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February 23, 2005

What's Wrong with Resigning on Principle?

What's wrong with resigning on principle over this?

Jonathan Weisman reports:

Dropping Report's Iraq Chapter Was Unusual, Economists Say (washingtonpost.com): [T]he White House excised a full chapter on Iraq's economy from last week's Economic Report of the President, reasoning in part that the 'feel good' tone of the writing would ring hollow against the backdrop of continuing violence, according to White House officials. The decision to delete an entire chapter from the Council of Economic Advisers' annual report was highly unusual. Council members -- recruited from the top ranks of economic academia -- have long prided themselves on independence and intellectual integrity, and the Economic Report of the President is the council's primary showcase....

'This is extraordinary,' said William A. Niskanen, a CEA member in the Reagan White House and the chairman of the libertarian Cato Institute. 'The council has been unfortunately weakened.'... Administration officials and economists who read the chapter said that was only part of the story. Against a steady drumbeat of suicide bombings, assassinations, sabotage and mile-long gasoline lines, some White House staff members believed that such a positive take on the Iraqi reconstruction would undermine the White House's credibility.

There was also a basic turf battle. The National Security Council believed the Council of Economic Advisers strayed too far from its domain, according to officials who spoke on the condition of anonymity to avoid the appearance of dissent within the White House. In fact, the Economic Report of the President almost always addresses international trade issues and has often dealt with the economic policies of other countries. The 2001 report, the Clinton White House's last, contained two sections on raising the economic performance of other countries and bolstering incomes in the developing world. The 2003 report, a product of the Bush administration, contained a section on economic 'Developments in the Rest of the World.' A section on 'Economic Freedoms' discussed at length economic policymaking from Chile to Austria, from India to Cote d'Ivoire....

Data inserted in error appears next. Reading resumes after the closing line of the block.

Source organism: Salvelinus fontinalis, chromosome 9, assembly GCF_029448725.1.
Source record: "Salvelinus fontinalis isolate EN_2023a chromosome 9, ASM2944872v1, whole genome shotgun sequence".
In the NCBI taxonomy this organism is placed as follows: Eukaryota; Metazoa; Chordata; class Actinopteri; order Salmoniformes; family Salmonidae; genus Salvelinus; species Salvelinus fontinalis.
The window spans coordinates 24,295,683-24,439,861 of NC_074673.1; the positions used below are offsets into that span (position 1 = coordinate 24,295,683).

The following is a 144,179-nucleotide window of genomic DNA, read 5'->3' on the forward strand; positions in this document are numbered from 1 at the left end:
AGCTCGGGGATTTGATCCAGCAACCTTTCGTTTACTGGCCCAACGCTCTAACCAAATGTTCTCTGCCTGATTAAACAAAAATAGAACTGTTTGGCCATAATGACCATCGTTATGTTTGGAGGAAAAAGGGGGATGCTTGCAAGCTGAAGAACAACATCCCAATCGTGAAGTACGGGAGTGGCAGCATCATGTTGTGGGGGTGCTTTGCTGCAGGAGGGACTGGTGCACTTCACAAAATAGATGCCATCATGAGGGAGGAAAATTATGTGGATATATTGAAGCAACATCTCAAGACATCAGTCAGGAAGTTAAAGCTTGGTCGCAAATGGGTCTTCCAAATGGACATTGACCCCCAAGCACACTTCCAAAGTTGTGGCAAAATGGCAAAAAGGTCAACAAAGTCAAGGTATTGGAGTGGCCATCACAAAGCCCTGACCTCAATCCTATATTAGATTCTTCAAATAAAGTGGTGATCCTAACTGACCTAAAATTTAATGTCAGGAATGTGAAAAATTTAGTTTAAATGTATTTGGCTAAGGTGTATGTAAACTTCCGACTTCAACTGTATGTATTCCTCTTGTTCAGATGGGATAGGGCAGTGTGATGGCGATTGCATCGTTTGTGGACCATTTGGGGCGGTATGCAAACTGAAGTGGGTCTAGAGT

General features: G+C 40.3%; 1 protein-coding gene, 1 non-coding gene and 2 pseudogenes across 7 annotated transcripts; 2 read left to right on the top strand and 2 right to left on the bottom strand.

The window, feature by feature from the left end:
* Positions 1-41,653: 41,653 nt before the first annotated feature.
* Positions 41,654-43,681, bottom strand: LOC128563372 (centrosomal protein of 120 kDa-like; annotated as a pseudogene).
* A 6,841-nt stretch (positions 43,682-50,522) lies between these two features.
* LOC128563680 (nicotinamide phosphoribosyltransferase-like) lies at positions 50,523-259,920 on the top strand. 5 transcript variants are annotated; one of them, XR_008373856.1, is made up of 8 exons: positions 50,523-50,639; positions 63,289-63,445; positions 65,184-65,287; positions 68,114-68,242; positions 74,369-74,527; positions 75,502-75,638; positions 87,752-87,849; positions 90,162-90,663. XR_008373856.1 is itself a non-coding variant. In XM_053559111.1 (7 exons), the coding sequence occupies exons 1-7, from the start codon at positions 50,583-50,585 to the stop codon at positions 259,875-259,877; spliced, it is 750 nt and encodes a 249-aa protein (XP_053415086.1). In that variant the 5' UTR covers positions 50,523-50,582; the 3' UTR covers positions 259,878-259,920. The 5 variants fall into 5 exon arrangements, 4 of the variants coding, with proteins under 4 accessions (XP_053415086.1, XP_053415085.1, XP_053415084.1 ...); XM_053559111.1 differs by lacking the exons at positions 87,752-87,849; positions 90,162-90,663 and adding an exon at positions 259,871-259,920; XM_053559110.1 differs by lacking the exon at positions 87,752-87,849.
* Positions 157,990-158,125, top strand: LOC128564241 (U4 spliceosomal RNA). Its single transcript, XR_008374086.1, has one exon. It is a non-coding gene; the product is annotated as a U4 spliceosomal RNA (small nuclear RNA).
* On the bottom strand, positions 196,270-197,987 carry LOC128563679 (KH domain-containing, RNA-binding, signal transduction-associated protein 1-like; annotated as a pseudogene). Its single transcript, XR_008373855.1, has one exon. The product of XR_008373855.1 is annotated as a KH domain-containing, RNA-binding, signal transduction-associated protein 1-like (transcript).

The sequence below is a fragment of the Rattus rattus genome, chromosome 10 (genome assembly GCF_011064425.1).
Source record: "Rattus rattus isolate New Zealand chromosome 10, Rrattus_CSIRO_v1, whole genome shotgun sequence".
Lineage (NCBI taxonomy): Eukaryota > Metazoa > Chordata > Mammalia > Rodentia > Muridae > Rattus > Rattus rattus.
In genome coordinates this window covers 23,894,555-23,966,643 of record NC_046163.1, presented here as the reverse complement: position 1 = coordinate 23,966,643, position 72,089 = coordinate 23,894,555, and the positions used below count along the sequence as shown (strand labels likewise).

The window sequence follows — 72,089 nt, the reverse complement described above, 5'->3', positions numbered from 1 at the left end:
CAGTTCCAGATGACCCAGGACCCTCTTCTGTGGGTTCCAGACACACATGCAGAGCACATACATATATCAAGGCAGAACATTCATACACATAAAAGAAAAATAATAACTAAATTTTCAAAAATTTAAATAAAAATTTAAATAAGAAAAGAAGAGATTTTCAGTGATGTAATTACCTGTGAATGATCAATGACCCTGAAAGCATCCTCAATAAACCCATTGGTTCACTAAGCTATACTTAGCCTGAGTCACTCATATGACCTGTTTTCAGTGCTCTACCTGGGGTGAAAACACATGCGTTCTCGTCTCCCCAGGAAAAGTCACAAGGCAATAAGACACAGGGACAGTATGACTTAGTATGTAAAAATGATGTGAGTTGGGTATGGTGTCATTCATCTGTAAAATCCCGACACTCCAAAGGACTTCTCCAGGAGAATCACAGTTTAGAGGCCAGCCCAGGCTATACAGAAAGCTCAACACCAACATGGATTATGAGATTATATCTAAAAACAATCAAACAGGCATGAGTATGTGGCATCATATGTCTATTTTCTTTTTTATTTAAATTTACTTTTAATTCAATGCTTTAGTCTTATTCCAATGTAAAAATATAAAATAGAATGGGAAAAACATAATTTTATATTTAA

Suspicions about this year's report emerged even before the volume was released last Thursday. The release was later than usual, and it did not occur on the morning of Feb. 14 as initially planned. The 188-page analytical section was 76 pages shorter than last year's and 85 pages shorter than the average since 1990, according to Bruce Bartlett, a conservative economic commentator. Council members said they were striving for brevity even before the Iraq chapter was removed. But the White House intervention heightened concern among some economists that the Bush administration does not value lengthy, reasoned analyses of its policies.

'They just don't seem to show that serious study is an important part of politics,' Bartlett said. 'It's a very casual, hands-off, almost lackadaisical approach to the policy process."

Posted by DeLong at February 23, 2005 11:09 AM